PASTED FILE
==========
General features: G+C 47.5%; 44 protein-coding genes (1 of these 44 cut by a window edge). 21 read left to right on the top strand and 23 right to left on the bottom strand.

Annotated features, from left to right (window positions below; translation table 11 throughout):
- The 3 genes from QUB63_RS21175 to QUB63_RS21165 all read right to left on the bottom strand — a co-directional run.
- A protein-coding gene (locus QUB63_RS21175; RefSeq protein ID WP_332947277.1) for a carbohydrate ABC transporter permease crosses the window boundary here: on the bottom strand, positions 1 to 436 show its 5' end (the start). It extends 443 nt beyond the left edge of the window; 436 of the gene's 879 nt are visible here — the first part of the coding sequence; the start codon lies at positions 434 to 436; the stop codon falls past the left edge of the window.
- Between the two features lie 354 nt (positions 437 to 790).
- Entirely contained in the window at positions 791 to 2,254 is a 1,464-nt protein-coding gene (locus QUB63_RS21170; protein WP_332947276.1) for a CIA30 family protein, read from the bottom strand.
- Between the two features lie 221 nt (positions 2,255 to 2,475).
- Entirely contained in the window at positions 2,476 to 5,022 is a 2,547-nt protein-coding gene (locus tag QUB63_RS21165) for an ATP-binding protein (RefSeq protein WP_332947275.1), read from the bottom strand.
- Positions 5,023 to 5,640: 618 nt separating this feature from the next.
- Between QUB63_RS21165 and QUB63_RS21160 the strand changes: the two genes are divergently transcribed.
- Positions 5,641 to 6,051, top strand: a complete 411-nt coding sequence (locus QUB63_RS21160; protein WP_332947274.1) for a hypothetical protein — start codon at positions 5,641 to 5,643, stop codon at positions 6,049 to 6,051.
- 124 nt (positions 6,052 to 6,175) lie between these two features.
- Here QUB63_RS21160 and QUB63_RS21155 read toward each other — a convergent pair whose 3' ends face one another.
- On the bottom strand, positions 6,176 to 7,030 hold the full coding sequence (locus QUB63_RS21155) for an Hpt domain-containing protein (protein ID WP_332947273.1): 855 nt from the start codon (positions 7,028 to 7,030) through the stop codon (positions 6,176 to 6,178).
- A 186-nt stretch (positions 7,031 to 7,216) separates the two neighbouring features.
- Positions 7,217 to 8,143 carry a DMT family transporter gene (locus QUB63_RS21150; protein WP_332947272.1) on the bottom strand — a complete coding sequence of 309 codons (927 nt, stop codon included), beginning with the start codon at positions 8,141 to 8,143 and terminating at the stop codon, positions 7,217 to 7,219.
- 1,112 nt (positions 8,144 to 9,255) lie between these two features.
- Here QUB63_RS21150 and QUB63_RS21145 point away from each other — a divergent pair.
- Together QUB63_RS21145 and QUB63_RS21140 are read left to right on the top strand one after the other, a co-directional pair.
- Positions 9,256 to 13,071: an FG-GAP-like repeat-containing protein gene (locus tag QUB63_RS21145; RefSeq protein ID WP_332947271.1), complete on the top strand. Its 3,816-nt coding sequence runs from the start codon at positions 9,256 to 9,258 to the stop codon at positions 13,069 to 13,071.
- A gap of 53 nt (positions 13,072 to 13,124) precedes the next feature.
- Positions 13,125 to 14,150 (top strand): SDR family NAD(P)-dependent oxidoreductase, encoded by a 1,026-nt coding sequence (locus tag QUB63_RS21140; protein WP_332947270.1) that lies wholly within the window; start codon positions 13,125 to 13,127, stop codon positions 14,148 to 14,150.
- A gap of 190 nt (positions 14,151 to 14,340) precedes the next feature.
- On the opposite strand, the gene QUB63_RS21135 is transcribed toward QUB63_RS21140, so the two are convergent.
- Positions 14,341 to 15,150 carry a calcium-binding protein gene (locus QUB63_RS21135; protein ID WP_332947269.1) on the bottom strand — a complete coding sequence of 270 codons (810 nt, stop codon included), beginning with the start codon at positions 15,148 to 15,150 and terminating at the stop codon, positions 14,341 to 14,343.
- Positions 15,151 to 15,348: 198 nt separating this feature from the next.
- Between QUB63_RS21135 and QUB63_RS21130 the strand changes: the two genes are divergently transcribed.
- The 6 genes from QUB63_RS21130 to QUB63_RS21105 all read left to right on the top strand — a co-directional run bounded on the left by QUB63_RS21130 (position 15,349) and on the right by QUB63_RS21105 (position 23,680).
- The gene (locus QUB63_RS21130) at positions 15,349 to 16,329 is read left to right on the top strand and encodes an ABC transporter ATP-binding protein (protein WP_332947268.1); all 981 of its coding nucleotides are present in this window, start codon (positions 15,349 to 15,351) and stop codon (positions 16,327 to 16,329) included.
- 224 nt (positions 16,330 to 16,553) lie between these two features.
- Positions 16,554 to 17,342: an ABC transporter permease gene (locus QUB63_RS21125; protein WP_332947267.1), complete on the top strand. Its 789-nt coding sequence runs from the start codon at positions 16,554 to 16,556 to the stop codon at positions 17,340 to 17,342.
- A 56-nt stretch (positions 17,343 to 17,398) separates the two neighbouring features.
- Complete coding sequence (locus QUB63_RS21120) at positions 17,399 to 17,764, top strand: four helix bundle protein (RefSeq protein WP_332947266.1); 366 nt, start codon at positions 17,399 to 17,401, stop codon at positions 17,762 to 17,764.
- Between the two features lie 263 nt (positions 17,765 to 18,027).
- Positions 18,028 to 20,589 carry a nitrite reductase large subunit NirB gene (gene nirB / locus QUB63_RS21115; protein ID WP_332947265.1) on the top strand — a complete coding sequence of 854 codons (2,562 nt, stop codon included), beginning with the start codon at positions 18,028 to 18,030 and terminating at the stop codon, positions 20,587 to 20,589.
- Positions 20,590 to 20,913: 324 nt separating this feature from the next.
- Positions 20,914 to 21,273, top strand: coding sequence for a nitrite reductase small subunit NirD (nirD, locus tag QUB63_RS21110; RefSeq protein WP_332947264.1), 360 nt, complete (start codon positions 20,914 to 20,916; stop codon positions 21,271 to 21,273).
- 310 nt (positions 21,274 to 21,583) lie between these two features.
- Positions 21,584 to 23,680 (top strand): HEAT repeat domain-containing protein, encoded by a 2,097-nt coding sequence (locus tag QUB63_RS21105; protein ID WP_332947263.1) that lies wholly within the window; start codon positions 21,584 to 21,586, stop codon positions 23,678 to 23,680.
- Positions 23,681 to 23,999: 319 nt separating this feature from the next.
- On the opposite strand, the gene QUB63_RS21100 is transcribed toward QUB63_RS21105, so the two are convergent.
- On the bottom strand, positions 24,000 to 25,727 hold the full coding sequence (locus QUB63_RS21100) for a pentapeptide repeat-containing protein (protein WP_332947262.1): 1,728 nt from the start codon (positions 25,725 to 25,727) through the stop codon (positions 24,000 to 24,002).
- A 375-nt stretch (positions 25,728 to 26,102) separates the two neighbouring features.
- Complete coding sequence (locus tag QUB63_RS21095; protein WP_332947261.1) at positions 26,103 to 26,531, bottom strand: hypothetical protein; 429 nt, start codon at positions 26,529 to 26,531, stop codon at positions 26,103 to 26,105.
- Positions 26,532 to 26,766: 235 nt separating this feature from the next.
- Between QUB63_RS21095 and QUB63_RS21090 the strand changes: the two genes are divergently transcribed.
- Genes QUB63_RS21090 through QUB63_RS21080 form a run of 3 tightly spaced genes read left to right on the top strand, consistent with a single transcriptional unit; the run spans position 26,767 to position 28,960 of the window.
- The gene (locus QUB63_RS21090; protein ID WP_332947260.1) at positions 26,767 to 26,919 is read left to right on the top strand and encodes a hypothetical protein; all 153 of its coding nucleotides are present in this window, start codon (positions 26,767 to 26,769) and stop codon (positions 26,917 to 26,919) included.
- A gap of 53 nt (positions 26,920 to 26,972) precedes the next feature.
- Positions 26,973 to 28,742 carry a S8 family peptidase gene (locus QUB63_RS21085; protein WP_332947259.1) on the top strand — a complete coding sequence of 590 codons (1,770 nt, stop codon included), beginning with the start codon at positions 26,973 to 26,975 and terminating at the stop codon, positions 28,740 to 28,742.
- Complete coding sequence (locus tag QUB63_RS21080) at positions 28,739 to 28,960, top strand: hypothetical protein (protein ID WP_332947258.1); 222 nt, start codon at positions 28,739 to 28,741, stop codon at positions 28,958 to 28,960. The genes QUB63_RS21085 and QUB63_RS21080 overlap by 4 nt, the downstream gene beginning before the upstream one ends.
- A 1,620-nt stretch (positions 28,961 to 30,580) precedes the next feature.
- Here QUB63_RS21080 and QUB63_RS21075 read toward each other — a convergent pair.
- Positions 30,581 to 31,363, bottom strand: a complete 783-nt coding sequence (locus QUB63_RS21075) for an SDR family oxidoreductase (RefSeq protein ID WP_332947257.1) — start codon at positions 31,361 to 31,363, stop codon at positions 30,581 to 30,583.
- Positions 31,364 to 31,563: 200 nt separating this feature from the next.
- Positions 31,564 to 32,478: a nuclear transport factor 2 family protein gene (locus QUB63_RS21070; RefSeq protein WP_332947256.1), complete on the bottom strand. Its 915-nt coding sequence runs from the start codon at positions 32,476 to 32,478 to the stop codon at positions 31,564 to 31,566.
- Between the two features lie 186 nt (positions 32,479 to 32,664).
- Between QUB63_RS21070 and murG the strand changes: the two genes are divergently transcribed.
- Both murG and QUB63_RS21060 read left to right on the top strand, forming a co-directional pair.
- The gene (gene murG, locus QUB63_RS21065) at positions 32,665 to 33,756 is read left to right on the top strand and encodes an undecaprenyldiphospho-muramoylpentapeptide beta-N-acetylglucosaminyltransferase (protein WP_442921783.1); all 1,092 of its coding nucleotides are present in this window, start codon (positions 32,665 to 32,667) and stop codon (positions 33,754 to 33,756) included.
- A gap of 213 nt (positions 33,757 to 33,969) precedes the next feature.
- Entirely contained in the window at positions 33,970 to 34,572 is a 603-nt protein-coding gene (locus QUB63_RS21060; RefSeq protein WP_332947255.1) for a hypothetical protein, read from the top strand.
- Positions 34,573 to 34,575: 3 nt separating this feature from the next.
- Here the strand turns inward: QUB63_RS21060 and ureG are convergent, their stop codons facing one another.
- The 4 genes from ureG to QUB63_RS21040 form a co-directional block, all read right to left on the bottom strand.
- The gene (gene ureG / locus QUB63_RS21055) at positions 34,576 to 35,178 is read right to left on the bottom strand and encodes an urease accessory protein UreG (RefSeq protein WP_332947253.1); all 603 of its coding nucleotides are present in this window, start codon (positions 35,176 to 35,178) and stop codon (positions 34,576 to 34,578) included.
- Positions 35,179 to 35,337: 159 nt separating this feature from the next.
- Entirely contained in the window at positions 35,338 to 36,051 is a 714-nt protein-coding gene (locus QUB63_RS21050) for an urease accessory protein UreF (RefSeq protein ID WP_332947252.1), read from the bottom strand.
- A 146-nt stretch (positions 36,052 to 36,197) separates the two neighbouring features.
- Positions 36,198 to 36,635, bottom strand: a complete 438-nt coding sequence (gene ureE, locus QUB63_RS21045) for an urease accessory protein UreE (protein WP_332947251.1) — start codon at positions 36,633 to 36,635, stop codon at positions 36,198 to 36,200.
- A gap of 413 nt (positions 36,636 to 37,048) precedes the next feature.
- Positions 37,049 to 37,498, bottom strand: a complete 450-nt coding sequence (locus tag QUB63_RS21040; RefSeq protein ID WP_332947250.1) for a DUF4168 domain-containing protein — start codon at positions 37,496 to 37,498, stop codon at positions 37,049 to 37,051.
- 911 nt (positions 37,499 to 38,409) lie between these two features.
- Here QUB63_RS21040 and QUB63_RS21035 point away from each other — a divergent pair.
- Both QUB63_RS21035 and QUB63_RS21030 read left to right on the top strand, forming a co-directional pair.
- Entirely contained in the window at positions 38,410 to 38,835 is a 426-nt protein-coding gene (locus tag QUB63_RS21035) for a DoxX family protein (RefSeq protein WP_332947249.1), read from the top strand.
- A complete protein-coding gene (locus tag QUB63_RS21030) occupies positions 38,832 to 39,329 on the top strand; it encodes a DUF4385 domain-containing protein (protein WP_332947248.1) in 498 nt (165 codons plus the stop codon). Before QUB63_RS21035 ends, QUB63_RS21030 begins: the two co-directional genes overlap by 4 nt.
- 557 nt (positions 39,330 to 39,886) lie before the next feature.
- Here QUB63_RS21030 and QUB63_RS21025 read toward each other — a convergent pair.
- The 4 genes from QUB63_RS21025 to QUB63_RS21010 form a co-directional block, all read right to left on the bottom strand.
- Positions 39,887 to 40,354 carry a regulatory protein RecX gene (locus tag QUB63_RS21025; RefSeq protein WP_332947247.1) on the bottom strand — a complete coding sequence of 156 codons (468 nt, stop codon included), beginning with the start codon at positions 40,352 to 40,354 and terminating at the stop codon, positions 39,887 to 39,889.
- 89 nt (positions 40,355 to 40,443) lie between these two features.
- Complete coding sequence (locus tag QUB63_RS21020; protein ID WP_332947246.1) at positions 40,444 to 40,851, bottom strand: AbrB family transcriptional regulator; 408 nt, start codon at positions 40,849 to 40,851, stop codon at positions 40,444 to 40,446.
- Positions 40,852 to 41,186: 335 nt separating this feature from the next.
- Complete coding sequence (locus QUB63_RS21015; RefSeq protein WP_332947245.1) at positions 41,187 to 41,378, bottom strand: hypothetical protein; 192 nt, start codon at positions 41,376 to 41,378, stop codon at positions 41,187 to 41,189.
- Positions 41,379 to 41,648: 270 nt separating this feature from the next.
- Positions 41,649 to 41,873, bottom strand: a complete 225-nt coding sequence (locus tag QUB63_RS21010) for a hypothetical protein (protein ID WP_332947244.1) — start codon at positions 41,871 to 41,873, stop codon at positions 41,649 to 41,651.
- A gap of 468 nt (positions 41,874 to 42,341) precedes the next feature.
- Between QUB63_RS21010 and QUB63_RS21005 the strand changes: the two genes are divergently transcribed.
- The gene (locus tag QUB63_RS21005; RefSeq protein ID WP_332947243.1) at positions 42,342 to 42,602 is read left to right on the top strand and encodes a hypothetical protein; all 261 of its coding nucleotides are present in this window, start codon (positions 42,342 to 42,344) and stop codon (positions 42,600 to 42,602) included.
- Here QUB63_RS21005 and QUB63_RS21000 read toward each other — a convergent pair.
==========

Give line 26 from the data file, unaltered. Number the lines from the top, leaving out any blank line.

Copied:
- Positions 15,151 to 15,348: 198 nt separating this feature from the next.